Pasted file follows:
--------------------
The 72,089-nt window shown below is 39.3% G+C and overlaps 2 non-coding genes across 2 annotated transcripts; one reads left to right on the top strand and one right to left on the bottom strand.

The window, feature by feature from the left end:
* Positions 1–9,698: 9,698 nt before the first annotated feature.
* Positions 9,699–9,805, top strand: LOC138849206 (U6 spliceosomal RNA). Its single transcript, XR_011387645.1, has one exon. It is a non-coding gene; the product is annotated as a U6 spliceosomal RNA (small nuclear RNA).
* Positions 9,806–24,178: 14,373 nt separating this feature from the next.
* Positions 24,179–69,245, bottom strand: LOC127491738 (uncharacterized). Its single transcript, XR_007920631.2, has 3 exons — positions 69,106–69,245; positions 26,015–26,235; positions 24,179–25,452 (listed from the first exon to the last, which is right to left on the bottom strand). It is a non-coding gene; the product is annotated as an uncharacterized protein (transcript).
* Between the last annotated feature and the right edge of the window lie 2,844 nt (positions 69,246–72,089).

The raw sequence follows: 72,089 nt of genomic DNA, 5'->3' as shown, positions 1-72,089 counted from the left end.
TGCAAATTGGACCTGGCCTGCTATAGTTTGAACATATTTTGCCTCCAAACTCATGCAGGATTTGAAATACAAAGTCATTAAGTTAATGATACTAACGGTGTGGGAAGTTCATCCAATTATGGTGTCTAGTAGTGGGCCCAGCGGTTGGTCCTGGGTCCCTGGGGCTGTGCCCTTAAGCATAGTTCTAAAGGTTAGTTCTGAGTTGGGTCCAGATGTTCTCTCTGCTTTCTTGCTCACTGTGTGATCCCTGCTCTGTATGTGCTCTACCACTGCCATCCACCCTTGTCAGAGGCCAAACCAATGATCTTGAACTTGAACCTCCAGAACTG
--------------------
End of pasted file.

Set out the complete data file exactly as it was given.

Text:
The 72,089-nt window shown below is 39.3% G+C and overlaps 2 non-coding genes across 2 annotated transcripts; one reads left to right on the top strand and one right to left on the bottom strand.

The window, feature by feature from the left end:
* Positions 1–9,698: 9,698 nt before the first annotated feature.
* Positions 9,699–9,805, top strand: LOC138849206 (U6 spliceosomal RNA). Its single transcript, XR_011387645.1, has one exon. It is a non-coding gene; the product is annotated as a U6 spliceosomal RNA (small nuclear RNA).
* Positions 9,806–24,178: 14,373 nt separating this feature from the next.
* Positions 24,179–69,245, bottom strand: LOC127491738 (uncharacterized). Its single transcript, XR_007920631.2, has 3 exons — positions 69,106–69,245; positions 26,015–26,235; positions 24,179–25,452 (listed from the first exon to the last, which is right to left on the bottom strand). It is a non-coding gene; the product is annotated as an uncharacterized protein (transcript).
* Between the last annotated feature and the right edge of the window lie 2,844 nt (positions 69,246–72,089).

The raw sequence follows: 72,089 nt of genomic DNA, 5'->3' as shown, positions 1-72,089 counted from the left end.
TGCAAATTGGACCTGGCCTGCTATAGTTTGAACATATTTTGCCTCCAAACTCATGCAGGATTTGAAATACAAAGTCATTAAGTTAATGATACTAACGGTGTGGGAAGTTCATCCAATTATGGTGTCTAGTAGTGGGCCCAGCGGTTGGTCCTGGGTCCCTGGGGCTGTGCCCTTAAGCATAGTTCTAAAGGTTAGTTCTGAGTTGGGTCCAGATGTTCTCTCTGCTTTCTTGCTCACTGTGTGATCCCTGCTCTGTATGTGCTCTACCACTGCCATCCACCCTTGTCAGAGGCCAAACCAATGATCTTGAACTTGAACCTCCAGAACTG